Question yourself. Question what you //believe. When you’re finished questioning all of that, question it //again. Great things can come from an inquiring, honest mind. //One does not need to be a genius in order //to innovate. One need only be reliable, persistent, and considerate //to become an agent of change in the local, state, //national, or even international communities.”

It’s really that simple. With a little time and effort, anyone can do it.

Forgiving Your Impostor Syndrome

There can be a culture shock for students who get out of reporting school and jump directly into the freelance world. One minute you’re in a t-shirt and jeans tapping away in a class of people with about the same skill level as you, and the next minute you find yourself at the head of the table, more or less alone, and in charge of making the legal record of deposition proceedings. Even worse, the people you’re working with don’t always cooperate. Even worse, you may not have ever seen a legal proceeding before.

There may be a feeling building that you are inadequate, or that you handled a particular situation poorly, or even that you made a mistake! Everyone makes mistakes. The reporter who tells you, “I never make mistakes,” makes mistakes. The reporter who tells you they’ve never had a complaint makes mistakes. The reporter who tells you mistakes were made, usually on your part, most definitely makes mistakes! That multimillion dollar corporation you work for? They make mistakes too.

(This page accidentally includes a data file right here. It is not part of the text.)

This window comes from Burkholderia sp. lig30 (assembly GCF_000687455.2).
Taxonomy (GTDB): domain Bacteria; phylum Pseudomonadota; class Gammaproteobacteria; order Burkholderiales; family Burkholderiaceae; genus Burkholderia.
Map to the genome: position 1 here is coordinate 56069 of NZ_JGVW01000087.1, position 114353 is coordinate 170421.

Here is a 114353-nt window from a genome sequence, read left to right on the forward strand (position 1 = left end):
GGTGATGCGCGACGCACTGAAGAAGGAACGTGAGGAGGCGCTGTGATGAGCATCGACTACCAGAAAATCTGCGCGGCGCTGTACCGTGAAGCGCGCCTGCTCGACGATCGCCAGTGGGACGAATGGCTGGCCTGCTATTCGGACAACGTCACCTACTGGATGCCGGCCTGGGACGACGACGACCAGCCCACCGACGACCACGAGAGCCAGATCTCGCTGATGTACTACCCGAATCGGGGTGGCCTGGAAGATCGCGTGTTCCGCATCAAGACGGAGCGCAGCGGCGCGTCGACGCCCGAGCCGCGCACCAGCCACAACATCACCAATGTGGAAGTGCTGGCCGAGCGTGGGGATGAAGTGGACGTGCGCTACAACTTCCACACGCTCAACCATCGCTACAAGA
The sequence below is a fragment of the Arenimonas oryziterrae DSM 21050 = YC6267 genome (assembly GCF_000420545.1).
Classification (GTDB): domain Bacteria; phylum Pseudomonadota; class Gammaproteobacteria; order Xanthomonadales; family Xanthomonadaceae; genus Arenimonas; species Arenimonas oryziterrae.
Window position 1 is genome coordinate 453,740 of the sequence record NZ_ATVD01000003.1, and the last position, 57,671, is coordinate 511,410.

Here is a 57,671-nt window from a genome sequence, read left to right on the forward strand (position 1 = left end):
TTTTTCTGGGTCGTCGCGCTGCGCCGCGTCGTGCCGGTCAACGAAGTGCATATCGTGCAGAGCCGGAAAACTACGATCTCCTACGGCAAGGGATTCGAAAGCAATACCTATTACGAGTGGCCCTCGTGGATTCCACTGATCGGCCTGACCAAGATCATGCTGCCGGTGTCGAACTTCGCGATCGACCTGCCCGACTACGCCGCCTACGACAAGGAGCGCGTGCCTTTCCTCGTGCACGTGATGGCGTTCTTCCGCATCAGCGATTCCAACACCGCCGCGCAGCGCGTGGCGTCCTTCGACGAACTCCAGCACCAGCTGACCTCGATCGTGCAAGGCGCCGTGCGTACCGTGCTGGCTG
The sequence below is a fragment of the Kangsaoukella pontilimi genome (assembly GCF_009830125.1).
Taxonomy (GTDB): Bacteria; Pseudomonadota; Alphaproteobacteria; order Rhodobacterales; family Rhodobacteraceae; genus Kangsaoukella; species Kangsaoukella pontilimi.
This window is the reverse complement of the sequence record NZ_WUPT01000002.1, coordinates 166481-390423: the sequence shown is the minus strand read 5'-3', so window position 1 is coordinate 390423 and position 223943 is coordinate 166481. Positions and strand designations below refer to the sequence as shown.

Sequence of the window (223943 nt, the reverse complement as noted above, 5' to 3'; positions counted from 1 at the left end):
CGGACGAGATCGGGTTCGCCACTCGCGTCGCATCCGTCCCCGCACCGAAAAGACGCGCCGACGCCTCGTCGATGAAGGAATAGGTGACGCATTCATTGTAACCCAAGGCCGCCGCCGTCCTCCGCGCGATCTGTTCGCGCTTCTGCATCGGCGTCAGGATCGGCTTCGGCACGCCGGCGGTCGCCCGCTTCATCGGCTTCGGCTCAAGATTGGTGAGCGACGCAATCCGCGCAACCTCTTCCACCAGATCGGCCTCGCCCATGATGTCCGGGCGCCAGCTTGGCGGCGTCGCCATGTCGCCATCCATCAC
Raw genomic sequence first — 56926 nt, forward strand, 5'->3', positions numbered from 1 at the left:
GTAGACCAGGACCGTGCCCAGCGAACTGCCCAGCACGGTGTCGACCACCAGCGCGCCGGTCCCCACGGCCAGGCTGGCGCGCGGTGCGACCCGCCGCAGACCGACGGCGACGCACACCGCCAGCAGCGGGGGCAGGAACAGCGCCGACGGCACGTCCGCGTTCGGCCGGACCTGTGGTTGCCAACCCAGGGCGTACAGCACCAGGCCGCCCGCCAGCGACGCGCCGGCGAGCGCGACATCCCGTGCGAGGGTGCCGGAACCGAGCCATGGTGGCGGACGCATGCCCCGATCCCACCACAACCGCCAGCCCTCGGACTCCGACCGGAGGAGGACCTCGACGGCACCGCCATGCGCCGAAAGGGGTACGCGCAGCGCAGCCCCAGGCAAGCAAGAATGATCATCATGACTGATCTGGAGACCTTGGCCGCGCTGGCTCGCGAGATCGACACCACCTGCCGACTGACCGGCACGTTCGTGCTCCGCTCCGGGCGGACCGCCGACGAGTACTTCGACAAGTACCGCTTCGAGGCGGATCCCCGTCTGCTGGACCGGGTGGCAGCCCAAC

The mistakes are not the problem. Being unwilling to learn is where many struggle. Be trainable. Be willing to question yourself and sometimes even your “superiors” to find the right answer. Be willing to reach out and ask a mentor how you could’ve handled something better. Be willing to talk to several mentors if a topic seems controversial. In a regular office or court environment, we have coworkers, union reps, and generally people to talk to about how to handle things that come up. As independent contractors we’re our own business, and navigating these things on the fly can be challenging.

Those feelings of inadequacy? Treat them like a bad dream. Forget them, go about your day, and forgive yourself. Learn what you can and move on. A lot of times I try to offer numbers and science to back up what I’m telling people. Today’s a lesson straight from the “been there, done that” camp of court reporting. Years of observation. You know what you’ll see very rarely? People wearing their mistakes. Nobody is sitting there saying, “yeah, I totally botched a job at the start of my career 10, 20, 30 years ago.” The truth isn’t that nobody has ever botched a job in the history of reporting, but that professionals learn from what happened and move forward into long and illustrious careers.

Your career can be long and illustrious. But if you suffer from feelings of inadequacy or frustration from difficult challenges, one of the first steps is going to be learning to let them go and do what you’ve trained to do. The next step? Training yourself to do better. Before long, you’ve got yourself a staircase, and hopefully that day you’ll turn around and help others build theirs.